The white and the black of it
Jacqueline Woodhouse has been jailed for 21 weeks (http://www.bbc.co.uk/news/uk-england-london-18251807) after she admitted racially aggravated intentional harassment on a train in January (23/1/2012). Her crime? Well, let Ms Woodhouse speak for herself about the iniquities of mass immigration – http://www.youtube.com/watch?v=dZK5ooA1uiI. She summed up her case succinctly with “I used to live in England. Now I live in the United Nations”.
Her diatribe appears to have been provoked by someone pushing against her – this is her initial complaint as the youtube recording begins. Hence, there is the usual YouTube problem of not having the full story. Much of what follows is provoked by comments from non-white passengers. Had they not made the comments it is unlikely Woodhouse would have said most of what she said because there are significant silences between her comments. This indicates she had no intention to go on a sustained complaint.
The woman had taken a drink but was far from being stupid drunk. Rather, she was angry, initially at the push , then at the other passengers who spoke with her and finally by the thought of what has happened to her country. Here language becomes more expletive laden as her anger grows, but there is nothing extraordinary in the effing and blinding she falls into. You can hear worse everyday in London. Much of her complaint is directed specifically at the Government, Ms Woodhouse has been jailed for in effect publicly complaining about the effects of mass immigration.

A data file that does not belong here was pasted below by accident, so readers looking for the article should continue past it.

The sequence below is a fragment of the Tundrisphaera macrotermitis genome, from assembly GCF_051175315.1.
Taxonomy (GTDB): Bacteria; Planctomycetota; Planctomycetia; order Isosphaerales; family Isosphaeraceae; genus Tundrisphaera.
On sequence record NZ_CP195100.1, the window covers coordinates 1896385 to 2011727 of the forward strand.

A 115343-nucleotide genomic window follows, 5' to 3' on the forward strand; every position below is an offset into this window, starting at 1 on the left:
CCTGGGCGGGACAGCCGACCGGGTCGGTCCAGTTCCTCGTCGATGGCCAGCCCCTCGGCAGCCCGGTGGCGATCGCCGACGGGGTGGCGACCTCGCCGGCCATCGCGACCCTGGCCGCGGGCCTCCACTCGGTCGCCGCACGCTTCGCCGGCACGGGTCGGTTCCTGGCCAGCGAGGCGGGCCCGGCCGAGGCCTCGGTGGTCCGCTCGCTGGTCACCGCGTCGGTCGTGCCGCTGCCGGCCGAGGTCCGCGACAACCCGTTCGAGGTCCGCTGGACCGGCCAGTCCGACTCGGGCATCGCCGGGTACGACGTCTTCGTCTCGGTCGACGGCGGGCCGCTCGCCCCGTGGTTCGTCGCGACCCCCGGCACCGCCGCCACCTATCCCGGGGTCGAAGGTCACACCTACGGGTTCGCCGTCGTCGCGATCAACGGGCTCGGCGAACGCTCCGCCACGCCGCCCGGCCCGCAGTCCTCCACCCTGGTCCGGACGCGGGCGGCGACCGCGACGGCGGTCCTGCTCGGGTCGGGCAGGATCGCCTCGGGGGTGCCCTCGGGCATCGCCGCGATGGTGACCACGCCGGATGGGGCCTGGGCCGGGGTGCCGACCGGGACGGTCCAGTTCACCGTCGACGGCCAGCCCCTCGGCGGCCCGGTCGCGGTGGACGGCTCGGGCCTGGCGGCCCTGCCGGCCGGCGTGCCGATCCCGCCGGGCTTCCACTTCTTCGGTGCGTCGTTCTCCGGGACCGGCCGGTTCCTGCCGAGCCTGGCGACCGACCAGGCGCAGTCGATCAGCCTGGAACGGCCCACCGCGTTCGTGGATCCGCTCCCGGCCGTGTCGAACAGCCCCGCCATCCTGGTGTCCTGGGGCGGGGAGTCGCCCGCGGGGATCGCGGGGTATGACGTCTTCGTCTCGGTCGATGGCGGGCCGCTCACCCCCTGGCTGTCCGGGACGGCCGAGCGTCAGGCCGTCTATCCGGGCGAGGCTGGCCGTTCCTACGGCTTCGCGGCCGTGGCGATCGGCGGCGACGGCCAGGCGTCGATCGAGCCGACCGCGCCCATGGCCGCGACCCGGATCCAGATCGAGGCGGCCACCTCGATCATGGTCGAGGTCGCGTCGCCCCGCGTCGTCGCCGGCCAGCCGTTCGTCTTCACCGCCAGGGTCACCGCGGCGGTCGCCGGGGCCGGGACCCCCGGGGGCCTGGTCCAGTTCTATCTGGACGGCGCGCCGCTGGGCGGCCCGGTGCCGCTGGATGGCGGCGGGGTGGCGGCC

Ms Woodhouse is a 42-year-old white working class woman whose origins lie in London or its environs. In short, she is a prime example of someone who has had the consequences of mass black and Asian immigration. This immigration has been thrust onto them by a political elite which respond to any criticism of the policy with laws to criminalise dissent and multicultural propaganda which asks the likes of Ms Woodhouse not merely to keep quiet about what is happening to their world, but to acquiesce in the eventual obliteration of their own culture and society. She has more cause than most to make such a public complaint.